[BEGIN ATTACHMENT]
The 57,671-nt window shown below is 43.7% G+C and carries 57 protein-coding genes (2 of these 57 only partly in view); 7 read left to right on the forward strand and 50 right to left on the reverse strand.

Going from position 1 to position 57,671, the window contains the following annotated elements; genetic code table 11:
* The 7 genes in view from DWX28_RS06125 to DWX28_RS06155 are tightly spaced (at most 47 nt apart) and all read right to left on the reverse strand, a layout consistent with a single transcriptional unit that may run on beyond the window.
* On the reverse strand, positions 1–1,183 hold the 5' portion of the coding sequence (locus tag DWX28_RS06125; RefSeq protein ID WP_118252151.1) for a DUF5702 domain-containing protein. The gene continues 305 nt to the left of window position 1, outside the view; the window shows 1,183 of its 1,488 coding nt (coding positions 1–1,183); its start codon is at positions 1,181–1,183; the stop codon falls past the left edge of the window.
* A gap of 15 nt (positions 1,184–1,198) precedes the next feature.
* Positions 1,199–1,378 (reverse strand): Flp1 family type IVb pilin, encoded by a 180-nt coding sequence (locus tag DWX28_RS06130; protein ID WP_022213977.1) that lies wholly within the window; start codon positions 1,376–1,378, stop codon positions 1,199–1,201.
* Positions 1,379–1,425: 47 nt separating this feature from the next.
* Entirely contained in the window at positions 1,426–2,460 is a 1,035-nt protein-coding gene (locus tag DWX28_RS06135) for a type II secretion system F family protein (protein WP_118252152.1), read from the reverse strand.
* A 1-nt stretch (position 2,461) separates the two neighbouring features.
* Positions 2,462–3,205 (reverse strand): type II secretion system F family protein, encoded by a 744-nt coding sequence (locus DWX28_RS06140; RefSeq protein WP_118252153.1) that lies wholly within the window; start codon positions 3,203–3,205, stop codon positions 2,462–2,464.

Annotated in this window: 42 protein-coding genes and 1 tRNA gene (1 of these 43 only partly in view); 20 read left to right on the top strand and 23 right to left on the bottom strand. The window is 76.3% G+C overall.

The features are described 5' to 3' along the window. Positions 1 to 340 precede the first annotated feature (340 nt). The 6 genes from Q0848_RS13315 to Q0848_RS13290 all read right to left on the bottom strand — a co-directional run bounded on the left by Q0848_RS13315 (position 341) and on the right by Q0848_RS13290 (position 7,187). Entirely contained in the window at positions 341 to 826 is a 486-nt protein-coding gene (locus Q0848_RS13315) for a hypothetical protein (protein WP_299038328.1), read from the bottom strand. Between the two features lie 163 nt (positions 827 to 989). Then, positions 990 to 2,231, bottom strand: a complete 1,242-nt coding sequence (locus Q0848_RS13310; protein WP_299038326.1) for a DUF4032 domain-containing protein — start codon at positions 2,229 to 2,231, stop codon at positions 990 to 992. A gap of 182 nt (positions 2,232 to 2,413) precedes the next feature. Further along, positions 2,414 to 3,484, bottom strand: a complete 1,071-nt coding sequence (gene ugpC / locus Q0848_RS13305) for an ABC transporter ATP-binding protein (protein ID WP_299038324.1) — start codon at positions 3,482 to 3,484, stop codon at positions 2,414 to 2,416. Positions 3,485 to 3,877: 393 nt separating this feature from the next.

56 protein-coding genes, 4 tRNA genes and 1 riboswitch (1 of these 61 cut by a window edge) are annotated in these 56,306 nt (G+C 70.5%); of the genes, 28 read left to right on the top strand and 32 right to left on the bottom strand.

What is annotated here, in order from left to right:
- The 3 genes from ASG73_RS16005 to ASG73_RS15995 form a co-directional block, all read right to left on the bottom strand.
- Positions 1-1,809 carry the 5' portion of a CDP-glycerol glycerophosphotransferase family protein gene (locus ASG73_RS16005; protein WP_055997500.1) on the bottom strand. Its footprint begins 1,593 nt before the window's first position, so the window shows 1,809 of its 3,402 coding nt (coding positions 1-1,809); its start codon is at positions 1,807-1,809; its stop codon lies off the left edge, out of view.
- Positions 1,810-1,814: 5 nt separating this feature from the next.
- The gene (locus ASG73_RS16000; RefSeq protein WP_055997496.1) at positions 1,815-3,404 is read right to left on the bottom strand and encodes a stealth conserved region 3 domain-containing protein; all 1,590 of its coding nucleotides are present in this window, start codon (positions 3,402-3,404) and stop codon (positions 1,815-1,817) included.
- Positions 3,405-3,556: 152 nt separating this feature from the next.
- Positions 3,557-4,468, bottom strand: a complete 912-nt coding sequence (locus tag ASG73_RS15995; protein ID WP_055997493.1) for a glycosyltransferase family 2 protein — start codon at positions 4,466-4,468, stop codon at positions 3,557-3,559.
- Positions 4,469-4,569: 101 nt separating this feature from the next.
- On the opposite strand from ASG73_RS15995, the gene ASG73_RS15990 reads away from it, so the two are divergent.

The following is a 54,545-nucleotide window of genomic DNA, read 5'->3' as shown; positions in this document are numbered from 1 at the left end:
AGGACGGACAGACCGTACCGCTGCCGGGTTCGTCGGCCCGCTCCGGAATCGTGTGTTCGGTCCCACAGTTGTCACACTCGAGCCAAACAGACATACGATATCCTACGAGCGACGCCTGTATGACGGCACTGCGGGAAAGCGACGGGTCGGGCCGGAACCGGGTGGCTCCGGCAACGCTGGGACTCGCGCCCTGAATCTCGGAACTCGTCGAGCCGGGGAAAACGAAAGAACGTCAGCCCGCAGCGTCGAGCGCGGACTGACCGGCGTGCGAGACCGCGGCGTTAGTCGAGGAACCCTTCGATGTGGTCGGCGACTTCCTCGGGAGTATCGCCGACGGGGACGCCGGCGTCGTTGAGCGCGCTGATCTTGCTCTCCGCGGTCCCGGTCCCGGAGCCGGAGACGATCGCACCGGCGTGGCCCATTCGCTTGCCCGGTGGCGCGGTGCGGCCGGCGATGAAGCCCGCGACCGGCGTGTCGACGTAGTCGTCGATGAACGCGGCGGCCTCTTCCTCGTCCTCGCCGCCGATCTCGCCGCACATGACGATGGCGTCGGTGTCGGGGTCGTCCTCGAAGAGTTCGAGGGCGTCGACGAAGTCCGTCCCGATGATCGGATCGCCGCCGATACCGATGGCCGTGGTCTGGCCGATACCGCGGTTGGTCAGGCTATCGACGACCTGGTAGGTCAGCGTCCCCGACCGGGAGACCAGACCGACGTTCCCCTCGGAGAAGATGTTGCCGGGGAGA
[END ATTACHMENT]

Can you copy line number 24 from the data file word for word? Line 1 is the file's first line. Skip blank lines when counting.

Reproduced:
AGGACGGACAGACCGTACCGCTGCCGGGTTCGTCGGCCCGCTCCGGAATCGTGTGTTCGGTCCCACAGTTGTCACACTCGAGCCAAACAGACATACGATATCCTACGAGCGACGCCTGTATGACGGCACTGCGGGAAAGCGACGGGTCGGGCCGGAACCGGGTGGCTCCGGCAACGCTGGGACTCGCGCCCTGAATCTCGGAACTCGTCGAGCCGGGGAAAACGAAAGAACGTCAGCCCGCAGCGTCGAGCGCGGACTGACCGGCGTGCGAGACCGCGGCGTTAGTCGAGGAACCCTTCGATGTGGTCGGCGACTTCCTCGGGAGTATCGCCGACGGGGACGCCGGCGTCGTTGAGCGCGCTGATCTTGCTCTCCGCGGTCCCGGTCCCGGAGCCGGAGACGATCGCACCGGCGTGGCCCATTCGCTTGCCCGGTGGCGCGGTGCGGCCGGCGATGAAGCCCGCGACCGGCGTGTCGACGTAGTCGTCGATGAACGCGGCGGCCTCTTCCTCGTCCTCGCCGCCGATCTCGCCGCACATGACGATGGCGTCGGTGTCGGGGTCGTCCTCGAAGAGTTCGAGGGCGTCGACGAAGTCCGTCCCGATGATCGGATCGCCGCCGATACCGATGGCCGTGGTCTGGCCGATACCGCGGTTGGTCAGGCTATCGACGACCTGGTAGGTCAGCGTCCCCGACCGGGAGACCAGACCGACGTTCCCCTCGGAGAAGATGTTGCCGGGGAGA